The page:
Cosmo Grande moves awkwardly, humanly, through Chicago, looking for clues and epiphany.
Grande, a fiftyish private investigator who drinks too much and smokes too much weed, is the central character created by my friend Dom Grassi for his first novel Death in Chicago: Winter.
It’s a murder mystery and is planned to be the first of four, the others taking Cosmo and the sort of skullduggery one enjoys in mysteries through spring, summer and fall.
You know, like Vivaldi’s Four Seasons, only in this case the Italian isn’t writing music but trying to find his way around Chicago while endeavoring to figure out what’s going on — and avoid getting blown up or otherwise iced.
In Death in Chicago: Winter, Cosmo is trying to get to the bottom of a whole lot of messiness, including three suicides that might be murder, a dirty cop, a murdered tow-truck driver, a rogue bishop, a “retired” mob boss and a clandestine group of deacons trying to save the Catholic Church from its bad apples.
A rollicking tale
It’s a rollicking tale that pulls the reader along as Cosmo, a former seminarian, maneuvers through a hidden church scandal of wide-ranging financial sins while getting to know the daughter of his former lover Peggy Hackett.
In the opening pages, he comes face to face with the priest (now an ex-priest) who, long ago, bounced him out of the seminary for his use of pot — and who, a short time later, was bounced out of the priesthood himself when his liaison with a Barat College co-ed was discovered (hence, his ex-priest-ness).
There’s no love lost between Cosmo and Ed Waterman, but, at the end of a few drinks in St. Martin’s Inn on Broadway in Chicago’s Edgewater neighborhood, Cosmo has agreed to take on Waterman as his client — a short-lived client, he soon finds out.
A love letter
What is clear in Death in Chicago: Winter is Cosmo’s affection for the Catholic Church, his knowledge of its inside workings (think sausage-making) and his love for Chicago.
All that is certainly true as well for Grassi who opens, for the reader, a world of church politics that aren’t often on display and who fills every page of his novel with a feel for the warp and woof of the city.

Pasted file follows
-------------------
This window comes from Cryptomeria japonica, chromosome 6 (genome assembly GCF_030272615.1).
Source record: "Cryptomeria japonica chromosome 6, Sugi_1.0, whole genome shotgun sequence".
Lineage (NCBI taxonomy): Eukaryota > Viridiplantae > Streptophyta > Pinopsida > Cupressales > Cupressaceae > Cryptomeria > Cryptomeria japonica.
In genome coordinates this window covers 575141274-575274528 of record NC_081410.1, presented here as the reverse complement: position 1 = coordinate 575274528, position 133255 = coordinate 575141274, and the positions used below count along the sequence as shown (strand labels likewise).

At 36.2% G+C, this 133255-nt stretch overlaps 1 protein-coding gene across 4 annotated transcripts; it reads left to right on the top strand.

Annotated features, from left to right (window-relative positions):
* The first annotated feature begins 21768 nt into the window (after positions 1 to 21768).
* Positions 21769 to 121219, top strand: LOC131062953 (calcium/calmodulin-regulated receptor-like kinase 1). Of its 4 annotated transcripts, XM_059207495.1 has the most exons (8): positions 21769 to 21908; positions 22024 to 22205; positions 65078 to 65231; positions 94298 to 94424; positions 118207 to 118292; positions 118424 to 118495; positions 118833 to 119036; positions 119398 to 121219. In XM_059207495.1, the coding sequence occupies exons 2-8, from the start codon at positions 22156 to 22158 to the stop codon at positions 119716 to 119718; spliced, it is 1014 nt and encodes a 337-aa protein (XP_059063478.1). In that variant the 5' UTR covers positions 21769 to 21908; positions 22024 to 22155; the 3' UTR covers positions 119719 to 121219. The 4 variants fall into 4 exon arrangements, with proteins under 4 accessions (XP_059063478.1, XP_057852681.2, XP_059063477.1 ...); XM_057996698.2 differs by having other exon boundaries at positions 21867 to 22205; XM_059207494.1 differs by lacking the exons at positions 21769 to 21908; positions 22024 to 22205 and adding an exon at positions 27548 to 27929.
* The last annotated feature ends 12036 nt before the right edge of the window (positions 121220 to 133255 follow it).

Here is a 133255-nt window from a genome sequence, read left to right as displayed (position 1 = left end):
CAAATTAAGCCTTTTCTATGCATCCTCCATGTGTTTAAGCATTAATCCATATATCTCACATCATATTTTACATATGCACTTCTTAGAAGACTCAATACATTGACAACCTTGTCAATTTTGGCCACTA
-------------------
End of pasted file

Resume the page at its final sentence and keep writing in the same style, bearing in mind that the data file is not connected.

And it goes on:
In many ways, Grassi’s novel is a love letter to the city — its streets, its quirks, its restaurants and its churches.
Consider this scene midway through the book:
The bad news was that I’d be walking to the Addison Street El with a wind chill hovering around five below…
The sidewalks on the east side of Wrigley Field were deserted. Not even half were shoveled. The sudden icy snap on the heels of a warm, wet snow made for tough sledding, and I stumbled walking down the dark street, but somehow, as if risen from the frozen ground, there were a hundred brave souls waiting with me on the El platform, all of us waddling in layers of apparel and pinching our faces in a pained expression, abiding, as we do here in Chicago, whatever next presents itself to be abided.
And here’s another excerpt:
Around three in the morning I awoke and walked to the living room window and looked out. The old double-hung windows leaked frigid air into the room. Damn if it wasn’t snowing again.
There was no wind to speak of. Big wet flakes were dropping fast but straight and the amber glow of sodium-vapor streetlights gave the fresh coating of snow an almost otherworldly look. Every car on the street was covered with a pristine layer of fresh snow. There were no footprints on the sidewalks and barely a tire track in the street. The heavy snow suppressed all the usual churning sounds of life in the big city, and the silence loomed as heavy as the falling snow.
I felt entirely alone in the world, shuddering at my window and thinking in that moment of preternatural silence about nothing more than death in the cold Chicago winter.
What’s it like to live in Chicago? If anyone asks, have them read those words.
Better yet, have them read the whole novel.
Patrick T. Reardon